Gov. Andrew Cuomo has spent most of the past two weeks pointing fingers: first at President Trump, whose tax law he blames for a sudden decline in New York’s revenues, and then at state Senate Democrats, whom he holds responsible for the Amazon fiasco.

But the blame game will carry Cuomo only so far. In New York state’s executive budget system, the bucks stop with the governor. And, politically, this year’s budget process will be his most challenging yet, testing both his ability to manage legislative relations and his commitment to financial restraint.

During his first two terms, Cuomo was able to settle budgets mainly on his own terms, playing off the Democrat-dominated Assembly against a generally compliant Republican majority in the Senate.

Now, with Cuomo warning that New York’s high earners are being squeezed too hard by the new federal cap on state and local tax deductions, many members of Albany’s big new Senate Democratic majority would like to squeeze harder and spend more, on everything from education to health care to the subways. Even the more (fiscally) moderate suburban senators have school-aid appetites similar to their Republican predecessors — more than the state can reasonably afford.

Complicating the outlook are two non-budget related provisions included in budget legislation: Cuomo’s ham-handed effort to fund subway improvements by imposing a state-controlled congestion-pricing plan on the Big Apple, plus his scheme for legalizing marijuana.

The degree of fiscal difficulty escalated when personal-income tax receipts in December and January dropped $2.3 billion. That struck another blow to Cuomo’s already reduced budget forecast for December and January — pointing to the biggest decline since 2003 in the tax source the Empire State relies on the most.

After a year misrepresenting the federal tax changes as a broad assault against New York’s middle class, Cuomo shifted gears and focused on the real problem: the impact of the SALT cap on the highest-earning 1 percent of New Yorkers, who generate nearly half the income tax receipts collected from state residents.

Cuomo implied that the short-term revenue loss reflected out-migration of wealthy residents. But the updated plan reflected a more complex, mundane reality: Under the new federal law, high earners making quarterly estimated tax payments have less reason to accelerate their last payment into the end of the calendar year.

The budget plan now assumes that roughly 60 percent of the money will be recouped from final tax returns in April, turning Cuomo’s “serious as a heart attack” $2.3 billion shortfall into a net drop of $900 million, more of a severe chest pain.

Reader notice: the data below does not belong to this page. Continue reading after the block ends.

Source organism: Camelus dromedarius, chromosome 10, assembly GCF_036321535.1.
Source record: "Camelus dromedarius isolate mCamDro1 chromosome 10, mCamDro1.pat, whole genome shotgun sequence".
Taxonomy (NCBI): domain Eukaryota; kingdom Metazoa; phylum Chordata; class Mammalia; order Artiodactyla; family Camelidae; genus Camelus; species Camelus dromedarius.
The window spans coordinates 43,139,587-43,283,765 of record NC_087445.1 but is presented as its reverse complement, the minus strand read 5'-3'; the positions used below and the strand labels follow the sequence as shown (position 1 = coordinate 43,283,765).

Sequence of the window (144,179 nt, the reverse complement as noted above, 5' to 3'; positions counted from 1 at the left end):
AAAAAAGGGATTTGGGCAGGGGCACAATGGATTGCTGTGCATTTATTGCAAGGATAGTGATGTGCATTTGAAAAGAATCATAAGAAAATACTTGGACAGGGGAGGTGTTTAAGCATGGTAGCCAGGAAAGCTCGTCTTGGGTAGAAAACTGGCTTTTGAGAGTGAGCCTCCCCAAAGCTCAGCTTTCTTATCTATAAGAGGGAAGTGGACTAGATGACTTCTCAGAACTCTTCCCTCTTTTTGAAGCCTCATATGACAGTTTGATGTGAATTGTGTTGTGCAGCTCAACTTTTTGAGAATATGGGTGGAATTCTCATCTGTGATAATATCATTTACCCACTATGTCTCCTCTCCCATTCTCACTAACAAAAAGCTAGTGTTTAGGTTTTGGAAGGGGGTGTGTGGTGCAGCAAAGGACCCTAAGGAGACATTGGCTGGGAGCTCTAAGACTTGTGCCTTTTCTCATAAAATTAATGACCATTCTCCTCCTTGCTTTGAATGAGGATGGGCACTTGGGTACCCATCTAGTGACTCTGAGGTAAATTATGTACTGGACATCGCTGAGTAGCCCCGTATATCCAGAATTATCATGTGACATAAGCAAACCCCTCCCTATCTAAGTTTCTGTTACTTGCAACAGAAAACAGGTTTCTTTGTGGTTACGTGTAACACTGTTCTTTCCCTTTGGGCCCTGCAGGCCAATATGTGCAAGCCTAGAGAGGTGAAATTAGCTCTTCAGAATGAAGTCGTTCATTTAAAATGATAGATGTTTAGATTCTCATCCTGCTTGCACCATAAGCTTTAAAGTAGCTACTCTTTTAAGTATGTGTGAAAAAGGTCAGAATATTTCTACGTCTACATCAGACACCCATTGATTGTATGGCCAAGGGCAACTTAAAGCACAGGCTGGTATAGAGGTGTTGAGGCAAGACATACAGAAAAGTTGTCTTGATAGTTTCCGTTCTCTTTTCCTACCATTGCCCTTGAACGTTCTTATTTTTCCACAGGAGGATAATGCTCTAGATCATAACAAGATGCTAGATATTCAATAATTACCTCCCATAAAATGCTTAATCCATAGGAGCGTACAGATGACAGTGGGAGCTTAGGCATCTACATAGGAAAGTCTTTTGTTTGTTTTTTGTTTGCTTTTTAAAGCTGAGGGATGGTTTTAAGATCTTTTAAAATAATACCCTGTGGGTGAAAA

Cuomo’s updated financial plan also acknowledges that his mid-January budget proposal failed to estimate the full extent to which the stock market crash at the end of 2018 would reduce taxable capital gains. The needed adjustment, in turn, will reduce the base of projected income tax returns for the future.

Cuomo is seeking to close the resulting budget holes in fiscal 2019 and 2020 by shuffling around unspent surplus cash, acknowledging “resources” that weren’t previously apparent, changing the timing of some expenditures, fixing the constitutional flaw in a $100 million-a-year opioid tax thrown out by a federal court last year and — in his most significant pushback against proposed spending for fiscal 2020 — cutting $550 million from his own proposed $1 billion Medicaid hike.

Even assuming the Legislature accepts his proposal as is, the financial plan through 2023 points to future “out-year” budget shortfalls larger than any Cuomo has projected since 2011.

Another risk: Despite Cuomo’s warning that more high earners will migrate due to the SALT cap, his adjusted bottom line still assumes income-tax receipts will resume growing at a healthy pace over the next four years.

He also assumes the long national economic expansion will continue. Yet national political variables pose additional risks. For example, Sen. Liz Warren’s wealth tax would eviscerate New York’s asset-rich tax base — or what’s left of it, after the SALT-related erosion likely in the next few years.

For all of the added spending and tax pressure created by the new Senate Democratic majority — not to mention bad feelings lingering from the abortive Amazon deal — the next state budget probably won’t stray far from Cuomo’s priorities. But the structural imbalance in state finances will get worse in the future.

About the Author

E.J. McMahon

Edmund J. McMahon is Empire Center's founder and a senior fellow.

Read more by E.J. McMahon

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